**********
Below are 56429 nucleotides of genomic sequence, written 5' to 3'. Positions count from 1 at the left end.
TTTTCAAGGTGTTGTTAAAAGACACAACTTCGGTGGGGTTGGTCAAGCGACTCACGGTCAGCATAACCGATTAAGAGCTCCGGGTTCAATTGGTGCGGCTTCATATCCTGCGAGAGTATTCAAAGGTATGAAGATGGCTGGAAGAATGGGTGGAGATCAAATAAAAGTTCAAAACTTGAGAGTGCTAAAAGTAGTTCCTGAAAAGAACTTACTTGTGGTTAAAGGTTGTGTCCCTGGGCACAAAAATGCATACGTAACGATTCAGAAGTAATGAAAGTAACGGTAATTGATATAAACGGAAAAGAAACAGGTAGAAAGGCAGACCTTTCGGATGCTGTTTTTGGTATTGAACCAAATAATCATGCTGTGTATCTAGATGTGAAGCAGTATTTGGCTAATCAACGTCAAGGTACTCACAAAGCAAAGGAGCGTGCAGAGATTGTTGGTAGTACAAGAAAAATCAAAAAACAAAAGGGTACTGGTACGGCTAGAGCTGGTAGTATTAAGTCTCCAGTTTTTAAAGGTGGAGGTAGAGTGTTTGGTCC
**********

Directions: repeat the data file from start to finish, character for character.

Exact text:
Below are 56429 nucleotides of genomic sequence, written 5' to 3'. Positions count from 1 at the left end.
TTTTCAAGGTGTTGTTAAAAGACACAACTTCGGTGGGGTTGGTCAAGCGACTCACGGTCAGCATAACCGATTAAGAGCTCCGGGTTCAATTGGTGCGGCTTCATATCCTGCGAGAGTATTCAAAGGTATGAAGATGGCTGGAAGAATGGGTGGAGATCAAATAAAAGTTCAAAACTTGAGAGTGCTAAAAGTAGTTCCTGAAAAGAACTTACTTGTGGTTAAAGGTTGTGTCCCTGGGCACAAAAATGCATACGTAACGATTCAGAAGTAATGAAAGTAACGGTAATTGATATAAACGGAAAAGAAACAGGTAGAAAGGCAGACCTTTCGGATGCTGTTTTTGGTATTGAACCAAATAATCATGCTGTGTATCTAGATGTGAAGCAGTATTTGGCTAATCAACGTCAAGGTACTCACAAAGCAAAGGAGCGTGCAGAGATTGTTGGTAGTACAAGAAAAATCAAAAAACAAAAGGGTACTGGTACGGCTAGAGCTGGTAGTATTAAGTCTCCAGTTTTTAAAGGTGGAGGTAGAGTGTTTGGTCC